Confusion galore! What Is Not Yours Is Not Yours is a relentlessly inventive and delightfully playful collection of interlocked short stories. These intentionally bewildering fabulist stories are inhabited by off-kilter characters who find themselves in increasingly fantastical scenarios. Magical keys, doors, puppets, and houses populate their lives, and Oyeyemi treats these elements with little fanfare. While readers will find her characters’ circumstances and misadventures to be bizarre to the extreme, they seem relatively nonplussed by how weird and absurd their lives are. While I loved that these stories celebrated books and creativity, and I found the quirky dialogues and character responses to be amusing, I did have a hard time figuring out what the hell was happening. The stories begin with little ceremony, plunging straight into bizarroland. It isn’t often clear where or when we are but we are made to accept these stories offbeat premises. Rather than having straightforward plotlines, these stories seem to be composed of eccentric vignettes that aren’t going in any particular direction. The stories seem to end randomly, providing no real closure or insight into whatever these characters were going through.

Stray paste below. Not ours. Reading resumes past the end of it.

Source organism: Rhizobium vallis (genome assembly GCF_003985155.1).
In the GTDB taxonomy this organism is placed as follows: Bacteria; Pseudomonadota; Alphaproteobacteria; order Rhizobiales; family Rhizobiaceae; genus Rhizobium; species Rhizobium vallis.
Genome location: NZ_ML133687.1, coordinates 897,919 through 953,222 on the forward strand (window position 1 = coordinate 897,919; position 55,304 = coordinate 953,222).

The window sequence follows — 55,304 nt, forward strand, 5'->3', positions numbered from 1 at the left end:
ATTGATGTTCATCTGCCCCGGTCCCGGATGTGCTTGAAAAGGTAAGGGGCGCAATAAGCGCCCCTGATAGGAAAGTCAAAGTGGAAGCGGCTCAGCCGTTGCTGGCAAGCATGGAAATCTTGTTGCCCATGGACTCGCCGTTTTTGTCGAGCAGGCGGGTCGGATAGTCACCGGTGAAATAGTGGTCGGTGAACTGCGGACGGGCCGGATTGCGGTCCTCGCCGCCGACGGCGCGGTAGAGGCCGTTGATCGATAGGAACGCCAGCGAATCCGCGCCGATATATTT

leaving me feeling rather The carnivalesque elements embedded in these narratives brought to mind la commedia dell’arte (i believe pulcinella gets a mention). These stories are so profoundly perplexing that I struggled to follow whatever was happening. While I’m sure this was intentional, it did work against my being able to feel involved in whatever was going on. Still, I did appreciate Oyeyemi’s British humor. I also loved how casually queer these stories are.
If you are a fan of absurdist tales, this may be a collection worth checking out.

my rating: ★★★

Read more reviews on my blog / / / View all my reviews on Goodreads

Peaces by Helen Oyeyemi

“Talking to strangers can be riskier than it is rewarding; even people who know each other well talk at cross purposes and derange each other’s perceptions.”